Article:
Ali-Asghar Hai-Said-Javadi, a popular writer and human rights activist, in an article entitled “The Artillery That Shoots Lies,” likened the keeping of the hostages to a rope around the neck of Iran. He courageously argued that the longer the crisis continued, the tighter the rope would become. Such warnings had limited impact on Khomeini and his lieutenants because they could use the political and psychological consequences of the episode to impose their hegemonic control on the Iranian state and society. In fact, they were quick to use the external pressure on the country to promote the xenophobic tendencies of their supporters.
An ironic consequence of the hostage crisis was the convergence of interests between the Islamists in Iran and the Reagan-Bush campaign team in the United States, for they both took advantage of the episode to advance their own respective agendas. Thus, it was not at all strange that the hostages were released on the same day that Ronald Reagan assumed office. Ayatollah Khomeini’s fixation on humiliating President Carter facilitated the effort by the Reagan-Bush campaign team to portray the Carter administration as weak and incompetent. In fall 1980 Iranian representatives in the negotiations with Carter’s envoy Warren Christopher undoubtedly used delaying tactics to make sure that no agreement was completed before the November 6 presidential election in the United States. Khomeini’s determination to defeat President Carter made no sense in terms of Iran’s national interests, but it certainly enhanced the Ayatollah’s image and credibility among his admirers, not only in Iran but also in the Arab streets.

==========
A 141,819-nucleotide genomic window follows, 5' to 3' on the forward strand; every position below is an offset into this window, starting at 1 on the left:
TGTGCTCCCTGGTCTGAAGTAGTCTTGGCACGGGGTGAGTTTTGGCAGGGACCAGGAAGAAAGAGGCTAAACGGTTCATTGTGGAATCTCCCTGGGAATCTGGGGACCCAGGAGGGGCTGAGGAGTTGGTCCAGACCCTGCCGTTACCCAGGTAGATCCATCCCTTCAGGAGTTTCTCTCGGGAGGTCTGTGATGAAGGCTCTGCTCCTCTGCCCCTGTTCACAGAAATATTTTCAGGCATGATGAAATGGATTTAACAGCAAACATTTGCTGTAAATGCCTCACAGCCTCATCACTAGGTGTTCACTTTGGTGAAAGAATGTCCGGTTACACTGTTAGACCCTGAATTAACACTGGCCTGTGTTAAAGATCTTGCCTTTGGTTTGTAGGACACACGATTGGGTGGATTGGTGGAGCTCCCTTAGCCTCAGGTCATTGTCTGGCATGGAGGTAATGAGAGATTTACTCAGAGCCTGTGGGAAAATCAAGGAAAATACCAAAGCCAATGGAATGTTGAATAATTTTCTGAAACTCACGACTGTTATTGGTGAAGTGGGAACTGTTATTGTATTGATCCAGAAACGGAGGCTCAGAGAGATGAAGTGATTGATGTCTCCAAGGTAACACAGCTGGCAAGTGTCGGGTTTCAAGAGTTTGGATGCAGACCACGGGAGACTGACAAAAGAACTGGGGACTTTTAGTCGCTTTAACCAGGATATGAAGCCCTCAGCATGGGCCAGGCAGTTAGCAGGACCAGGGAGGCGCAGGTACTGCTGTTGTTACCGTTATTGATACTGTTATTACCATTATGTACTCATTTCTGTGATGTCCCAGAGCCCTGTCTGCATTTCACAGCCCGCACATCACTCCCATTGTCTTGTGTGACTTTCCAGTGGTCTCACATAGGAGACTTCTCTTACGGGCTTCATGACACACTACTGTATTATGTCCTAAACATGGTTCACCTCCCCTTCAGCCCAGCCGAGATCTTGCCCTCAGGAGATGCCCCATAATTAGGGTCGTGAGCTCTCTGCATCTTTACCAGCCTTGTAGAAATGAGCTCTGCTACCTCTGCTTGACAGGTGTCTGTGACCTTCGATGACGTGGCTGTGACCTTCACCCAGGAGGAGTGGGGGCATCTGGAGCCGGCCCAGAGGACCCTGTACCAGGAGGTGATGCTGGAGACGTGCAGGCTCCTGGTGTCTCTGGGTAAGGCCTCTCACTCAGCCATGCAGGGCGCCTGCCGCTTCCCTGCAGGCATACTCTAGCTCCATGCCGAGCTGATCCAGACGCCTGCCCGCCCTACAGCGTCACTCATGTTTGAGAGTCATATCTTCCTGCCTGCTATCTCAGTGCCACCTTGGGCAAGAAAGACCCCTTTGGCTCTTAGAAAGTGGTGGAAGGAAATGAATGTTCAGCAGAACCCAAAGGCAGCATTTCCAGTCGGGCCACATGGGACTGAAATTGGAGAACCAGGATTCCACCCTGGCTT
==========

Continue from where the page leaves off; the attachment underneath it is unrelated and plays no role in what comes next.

Mansour Farhang, a retired professor of international relations at Bennington College, was revolutionary Iran’s first ambassador to the United Nations but left Iran as a dissident in 1981.